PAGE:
|Re: Memory comsumption with eclipselink (2.7) [message #1860151 is a reply to message #1860101]
||Wed, 19 July 2023 17:01
| Chris Delahunt
Registered: December 2021
From the numbers, you've got a lot of objects referencing other objects (2184947 IndirectMaps, 2335156 Indirectsets, 13003414 IndirectLists). Those are quite a few 1:M and M:M relationships that are likely sitting around in your cached objects eating up space unnecessarily long, with your cached object references preventing garbage collection from occurring on ElipseLink's cache references to those same objects - java.lang.ref.WeakReference and org.eclipse.persistence.internal.identitymaps.WeakCacheKey are in your top 10 for size and number of objects which are directly tied to the identity strategy used in the server session cache (l2). This might appear to be high (and it is), but is likely saving your application from other issues and resource problems that would occur depending on how you have setup your own cache - If you have a large number of M:M relationships for instance, the L2 cache is reducing the number of instances in your application. Ie if Employee1 and Employee2 share Project1 and Project2, and you cache Employee1 and Employee2 - without an identity map, they would hold different instances of Project1 and Project2. |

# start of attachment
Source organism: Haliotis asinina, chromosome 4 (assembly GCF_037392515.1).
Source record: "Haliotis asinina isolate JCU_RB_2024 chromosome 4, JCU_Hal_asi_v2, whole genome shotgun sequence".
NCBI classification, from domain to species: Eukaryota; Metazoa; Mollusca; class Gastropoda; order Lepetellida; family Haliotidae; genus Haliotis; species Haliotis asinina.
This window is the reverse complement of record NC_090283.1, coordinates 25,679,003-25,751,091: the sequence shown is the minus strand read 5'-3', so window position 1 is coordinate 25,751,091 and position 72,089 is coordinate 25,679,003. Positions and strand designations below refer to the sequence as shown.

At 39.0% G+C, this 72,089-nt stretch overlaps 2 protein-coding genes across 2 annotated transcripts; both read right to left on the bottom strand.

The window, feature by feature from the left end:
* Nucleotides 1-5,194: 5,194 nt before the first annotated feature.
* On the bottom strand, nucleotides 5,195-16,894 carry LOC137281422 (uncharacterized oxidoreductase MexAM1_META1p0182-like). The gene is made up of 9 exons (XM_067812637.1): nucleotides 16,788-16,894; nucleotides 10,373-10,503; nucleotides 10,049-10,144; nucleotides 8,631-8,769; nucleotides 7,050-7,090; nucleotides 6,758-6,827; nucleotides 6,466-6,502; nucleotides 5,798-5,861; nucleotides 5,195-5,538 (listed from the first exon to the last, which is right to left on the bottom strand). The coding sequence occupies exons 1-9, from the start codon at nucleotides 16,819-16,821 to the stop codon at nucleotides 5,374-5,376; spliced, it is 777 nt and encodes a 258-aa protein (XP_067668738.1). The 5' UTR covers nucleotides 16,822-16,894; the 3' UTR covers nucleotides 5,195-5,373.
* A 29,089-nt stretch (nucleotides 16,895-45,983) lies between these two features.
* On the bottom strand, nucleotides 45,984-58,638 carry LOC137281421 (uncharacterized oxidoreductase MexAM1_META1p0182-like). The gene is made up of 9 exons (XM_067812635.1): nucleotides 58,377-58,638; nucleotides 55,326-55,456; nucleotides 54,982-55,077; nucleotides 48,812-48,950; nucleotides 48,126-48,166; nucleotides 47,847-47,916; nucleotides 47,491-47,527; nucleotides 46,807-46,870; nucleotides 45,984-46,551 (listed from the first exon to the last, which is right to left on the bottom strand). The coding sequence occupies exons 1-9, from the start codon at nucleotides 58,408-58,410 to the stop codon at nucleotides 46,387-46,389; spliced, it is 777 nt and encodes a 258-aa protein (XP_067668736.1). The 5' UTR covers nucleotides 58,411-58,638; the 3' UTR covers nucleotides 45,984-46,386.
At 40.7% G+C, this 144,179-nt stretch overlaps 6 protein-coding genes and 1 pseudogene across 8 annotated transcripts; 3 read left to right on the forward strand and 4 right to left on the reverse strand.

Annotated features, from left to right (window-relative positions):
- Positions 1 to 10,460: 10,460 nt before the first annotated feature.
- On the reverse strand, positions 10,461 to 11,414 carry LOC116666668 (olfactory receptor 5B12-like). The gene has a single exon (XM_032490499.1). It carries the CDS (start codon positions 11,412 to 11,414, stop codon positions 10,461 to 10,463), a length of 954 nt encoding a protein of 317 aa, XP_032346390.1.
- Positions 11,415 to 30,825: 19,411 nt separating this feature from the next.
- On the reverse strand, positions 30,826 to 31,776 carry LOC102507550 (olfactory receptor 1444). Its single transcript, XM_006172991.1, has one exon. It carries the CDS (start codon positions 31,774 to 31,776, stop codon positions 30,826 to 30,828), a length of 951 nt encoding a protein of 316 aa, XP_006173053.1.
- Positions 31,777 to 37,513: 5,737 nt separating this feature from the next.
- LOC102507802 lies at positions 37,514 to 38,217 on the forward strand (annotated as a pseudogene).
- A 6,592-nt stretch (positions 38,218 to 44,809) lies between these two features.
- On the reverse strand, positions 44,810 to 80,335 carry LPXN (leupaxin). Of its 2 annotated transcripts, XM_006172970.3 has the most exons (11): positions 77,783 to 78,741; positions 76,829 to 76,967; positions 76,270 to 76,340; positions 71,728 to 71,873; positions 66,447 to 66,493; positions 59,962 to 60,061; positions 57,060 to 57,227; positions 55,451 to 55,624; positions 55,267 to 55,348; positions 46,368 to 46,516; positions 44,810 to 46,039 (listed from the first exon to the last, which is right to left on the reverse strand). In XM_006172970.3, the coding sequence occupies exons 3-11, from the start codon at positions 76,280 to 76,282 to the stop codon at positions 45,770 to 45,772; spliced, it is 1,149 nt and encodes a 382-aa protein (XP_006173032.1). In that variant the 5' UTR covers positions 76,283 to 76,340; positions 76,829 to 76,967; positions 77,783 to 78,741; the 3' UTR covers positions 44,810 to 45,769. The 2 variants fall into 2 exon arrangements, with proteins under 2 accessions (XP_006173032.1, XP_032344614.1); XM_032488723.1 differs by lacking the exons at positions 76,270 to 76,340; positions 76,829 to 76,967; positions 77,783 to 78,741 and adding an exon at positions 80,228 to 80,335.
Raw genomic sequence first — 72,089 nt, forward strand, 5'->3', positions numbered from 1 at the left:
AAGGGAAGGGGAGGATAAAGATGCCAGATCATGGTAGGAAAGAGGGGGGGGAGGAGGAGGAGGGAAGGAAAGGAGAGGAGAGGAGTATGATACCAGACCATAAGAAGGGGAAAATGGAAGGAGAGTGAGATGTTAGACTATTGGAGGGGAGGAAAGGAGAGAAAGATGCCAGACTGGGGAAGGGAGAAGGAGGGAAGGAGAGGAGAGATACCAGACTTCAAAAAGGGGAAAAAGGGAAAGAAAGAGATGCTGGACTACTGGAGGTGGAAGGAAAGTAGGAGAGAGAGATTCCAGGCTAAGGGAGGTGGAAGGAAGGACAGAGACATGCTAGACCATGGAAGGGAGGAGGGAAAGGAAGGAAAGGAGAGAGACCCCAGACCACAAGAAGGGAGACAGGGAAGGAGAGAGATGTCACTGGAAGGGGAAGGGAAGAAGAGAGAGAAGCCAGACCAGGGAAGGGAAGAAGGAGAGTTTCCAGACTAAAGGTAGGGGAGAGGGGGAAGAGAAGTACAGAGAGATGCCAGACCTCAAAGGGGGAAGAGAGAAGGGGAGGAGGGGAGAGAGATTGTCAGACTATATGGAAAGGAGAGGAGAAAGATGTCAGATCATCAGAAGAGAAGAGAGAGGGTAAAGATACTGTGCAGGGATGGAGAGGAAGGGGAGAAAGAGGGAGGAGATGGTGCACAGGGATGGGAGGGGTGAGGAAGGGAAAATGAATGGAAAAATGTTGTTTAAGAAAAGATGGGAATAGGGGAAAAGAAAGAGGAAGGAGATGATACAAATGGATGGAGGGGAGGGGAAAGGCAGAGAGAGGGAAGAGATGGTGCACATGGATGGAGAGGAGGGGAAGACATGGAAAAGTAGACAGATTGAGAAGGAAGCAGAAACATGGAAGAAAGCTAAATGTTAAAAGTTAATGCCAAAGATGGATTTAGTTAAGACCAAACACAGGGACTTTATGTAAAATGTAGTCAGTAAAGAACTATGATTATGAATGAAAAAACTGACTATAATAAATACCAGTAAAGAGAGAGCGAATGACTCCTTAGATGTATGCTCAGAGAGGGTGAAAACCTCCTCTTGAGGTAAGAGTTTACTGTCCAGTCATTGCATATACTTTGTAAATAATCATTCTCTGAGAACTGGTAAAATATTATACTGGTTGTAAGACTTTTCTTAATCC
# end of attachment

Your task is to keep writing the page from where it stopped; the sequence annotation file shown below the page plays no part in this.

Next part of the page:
IMO you are better off not having your own internal caching strategy and just doing a find by ID type query when needed. This will use the L2/L1 cache when it is there, and go to the DB when it is not. GC then can clear out unused references when no longer in the app when they go out of the EclipseLink cache (weak references are used for identity so that they are not GC'd, even if out of the cache, while the app is still using them).
Details are in https://wiki.eclipse.org/Introduction_to_Cache_(ELUG), but if you trust your own caching is all that is needed, you can disable the L2 cache and identity map using the No Identity Map setting, or via JPA settings as described here https://wiki.eclipse.org/EclipseLink/FAQ/How_to_disable_the_shared_cache%3F . This really should be carefully used though, as without DTOs ensuring what is fetched is isolated and complete, your read-only settings and A->B->A' references may cause duplicate A instances to be built and held in your cache (since circular references won't have cache/identity maps available to resolve them, they will be fetched from the DB when accessed).
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